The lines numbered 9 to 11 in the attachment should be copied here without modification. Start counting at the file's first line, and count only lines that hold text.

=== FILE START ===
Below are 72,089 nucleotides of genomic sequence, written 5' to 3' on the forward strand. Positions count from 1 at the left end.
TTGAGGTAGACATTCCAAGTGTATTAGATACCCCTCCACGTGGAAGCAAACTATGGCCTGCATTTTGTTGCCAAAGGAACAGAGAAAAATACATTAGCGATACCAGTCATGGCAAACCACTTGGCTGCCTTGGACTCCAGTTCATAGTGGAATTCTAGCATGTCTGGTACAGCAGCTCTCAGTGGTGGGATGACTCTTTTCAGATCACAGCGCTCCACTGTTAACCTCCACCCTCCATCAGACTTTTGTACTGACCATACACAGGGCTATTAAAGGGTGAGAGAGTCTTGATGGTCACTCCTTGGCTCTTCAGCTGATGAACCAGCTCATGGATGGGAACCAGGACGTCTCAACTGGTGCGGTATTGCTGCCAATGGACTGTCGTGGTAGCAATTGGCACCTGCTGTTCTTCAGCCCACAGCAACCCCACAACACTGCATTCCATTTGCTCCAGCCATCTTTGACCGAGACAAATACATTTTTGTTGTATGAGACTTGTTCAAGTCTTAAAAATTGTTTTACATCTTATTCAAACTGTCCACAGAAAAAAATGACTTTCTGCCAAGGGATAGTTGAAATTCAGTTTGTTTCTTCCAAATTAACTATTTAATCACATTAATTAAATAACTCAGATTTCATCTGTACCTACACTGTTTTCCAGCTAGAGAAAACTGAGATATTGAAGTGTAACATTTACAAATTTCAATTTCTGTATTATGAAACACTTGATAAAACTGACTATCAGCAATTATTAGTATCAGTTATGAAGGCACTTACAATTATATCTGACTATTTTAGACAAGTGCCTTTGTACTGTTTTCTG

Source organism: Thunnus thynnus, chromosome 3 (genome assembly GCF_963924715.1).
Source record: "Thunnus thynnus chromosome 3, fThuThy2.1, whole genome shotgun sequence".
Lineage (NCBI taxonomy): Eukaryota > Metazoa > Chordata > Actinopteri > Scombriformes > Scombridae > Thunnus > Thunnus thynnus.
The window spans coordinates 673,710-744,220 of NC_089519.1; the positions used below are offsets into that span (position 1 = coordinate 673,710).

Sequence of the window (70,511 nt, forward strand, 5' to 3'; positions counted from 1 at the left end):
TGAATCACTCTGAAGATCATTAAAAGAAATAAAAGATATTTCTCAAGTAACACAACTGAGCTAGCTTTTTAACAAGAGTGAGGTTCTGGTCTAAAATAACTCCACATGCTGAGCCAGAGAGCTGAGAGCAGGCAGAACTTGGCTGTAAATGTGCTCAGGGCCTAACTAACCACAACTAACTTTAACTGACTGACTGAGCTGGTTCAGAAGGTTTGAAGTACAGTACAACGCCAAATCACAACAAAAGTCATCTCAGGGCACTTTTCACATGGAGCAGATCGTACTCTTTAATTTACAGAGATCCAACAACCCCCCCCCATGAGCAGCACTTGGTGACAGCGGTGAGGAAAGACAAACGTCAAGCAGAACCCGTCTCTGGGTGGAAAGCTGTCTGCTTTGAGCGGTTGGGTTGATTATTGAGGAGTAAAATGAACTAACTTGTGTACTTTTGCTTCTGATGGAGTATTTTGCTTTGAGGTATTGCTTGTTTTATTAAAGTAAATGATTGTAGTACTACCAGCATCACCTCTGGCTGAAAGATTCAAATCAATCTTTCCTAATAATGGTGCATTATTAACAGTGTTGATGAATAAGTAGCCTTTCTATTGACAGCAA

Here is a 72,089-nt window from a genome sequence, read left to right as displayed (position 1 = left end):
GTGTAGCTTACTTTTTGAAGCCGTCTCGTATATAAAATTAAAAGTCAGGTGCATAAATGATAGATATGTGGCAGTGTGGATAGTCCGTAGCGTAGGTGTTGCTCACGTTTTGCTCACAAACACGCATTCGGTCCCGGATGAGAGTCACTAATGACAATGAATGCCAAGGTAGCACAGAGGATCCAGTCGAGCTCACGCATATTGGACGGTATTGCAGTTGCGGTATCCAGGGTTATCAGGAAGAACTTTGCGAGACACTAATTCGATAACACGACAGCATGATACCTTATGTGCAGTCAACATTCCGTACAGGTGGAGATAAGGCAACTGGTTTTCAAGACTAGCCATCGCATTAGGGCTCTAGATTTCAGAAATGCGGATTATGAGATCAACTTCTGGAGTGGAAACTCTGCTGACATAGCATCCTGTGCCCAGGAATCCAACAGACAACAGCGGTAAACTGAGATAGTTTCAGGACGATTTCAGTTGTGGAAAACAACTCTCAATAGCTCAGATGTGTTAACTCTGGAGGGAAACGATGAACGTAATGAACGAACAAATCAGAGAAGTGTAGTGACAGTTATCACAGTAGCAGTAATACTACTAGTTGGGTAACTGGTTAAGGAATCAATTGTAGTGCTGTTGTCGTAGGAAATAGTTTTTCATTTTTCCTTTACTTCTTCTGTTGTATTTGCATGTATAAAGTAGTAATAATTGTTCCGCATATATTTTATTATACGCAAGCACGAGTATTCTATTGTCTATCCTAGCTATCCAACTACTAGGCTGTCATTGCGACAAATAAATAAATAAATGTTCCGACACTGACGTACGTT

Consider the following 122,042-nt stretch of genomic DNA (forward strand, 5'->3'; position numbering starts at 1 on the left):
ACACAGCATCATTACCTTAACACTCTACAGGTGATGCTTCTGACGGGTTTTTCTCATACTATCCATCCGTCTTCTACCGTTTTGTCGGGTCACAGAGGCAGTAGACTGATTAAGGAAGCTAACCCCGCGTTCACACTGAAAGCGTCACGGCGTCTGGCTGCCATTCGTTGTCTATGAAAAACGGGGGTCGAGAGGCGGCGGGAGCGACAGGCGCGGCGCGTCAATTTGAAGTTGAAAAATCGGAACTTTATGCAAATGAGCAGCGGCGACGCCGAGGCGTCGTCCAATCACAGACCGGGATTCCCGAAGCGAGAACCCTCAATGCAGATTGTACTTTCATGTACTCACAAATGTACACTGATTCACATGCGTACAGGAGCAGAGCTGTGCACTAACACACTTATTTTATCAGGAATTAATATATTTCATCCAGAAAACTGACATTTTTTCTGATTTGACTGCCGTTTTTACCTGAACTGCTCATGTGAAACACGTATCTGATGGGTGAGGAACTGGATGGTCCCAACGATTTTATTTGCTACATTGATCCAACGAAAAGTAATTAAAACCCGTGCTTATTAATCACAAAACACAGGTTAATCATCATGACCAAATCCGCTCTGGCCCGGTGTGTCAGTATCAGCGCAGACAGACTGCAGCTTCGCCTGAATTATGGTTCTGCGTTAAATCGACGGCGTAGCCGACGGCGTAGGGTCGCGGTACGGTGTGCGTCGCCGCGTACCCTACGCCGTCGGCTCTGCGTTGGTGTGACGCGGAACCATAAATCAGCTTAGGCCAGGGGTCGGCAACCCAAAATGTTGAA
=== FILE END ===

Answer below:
Here is a 72,089-nt window from a genome sequence, read left to right as displayed (position 1 = left end):
GTGTAGCTTACTTTTTGAAGCCGTCTCGTATATAAAATTAAAAGTCAGGTGCATAAATGATAGATATGTGGCAGTGTGGATAGTCCGTAGCGTAGGTGTTGCTCACGTTTTGCTCACAAACACGCATTCGGTCCCGGATGAGAGTCACTAATGACAATGAATGCCAAGGTAGCACAGAGGATCCAGTCGAGCTCACGCATATTGGACGGTATTGCAGTTGCGGTATCCAGGGTTATCAGGAAGAACTTTGCGAGACACTAATTCGATAACACGACAGCATGATACCTTATGTGCAGTCAACATTCCGTACAGGTGGAGATAAGGCAACTGGTTTTCAAGACTAGCCATCGCATTAGGGCTCTAGATTTCAGAAATGCGGATTATGAGATCAACTTCTGGAGTGGAAACTCTGCTGACATAGCATCCTGTGCCCAGGAATCCAACAGACAACAGCGGTAAACTGAGATAGTTTCAGGACGATTTCAGTTGTGGAAAACAACTCTCAATAGCTCAGATGTGTTAACTCTGGAGGGAAACGATGAACGTAATGAACGAACAAATCAGAGAAGTGTAGTGACAGTTATCACAGTAGCAGTAATACTACTAGTTGGGTAACTGGTTAAGGAATCAATTGTAGTGCTGTTGTCGTAGGAAATAGTTTTTCATTTTTCCTTTACTTCTTCTGTTGTATTTGCATGTATAAAGTAGTAATAATTGTTCCGCATATATTTTATTATACGCAAGCACGAGTATTCTATTGTCTATCCTAGCTATCCAACTACTAGGCTGTCATTGCGACAAATAAATAAATAAATGTTCCGACACTGACGTACGTT

Consider the following 122,042-nt stretch of genomic DNA (forward strand, 5'->3'; position numbering starts at 1 on the left):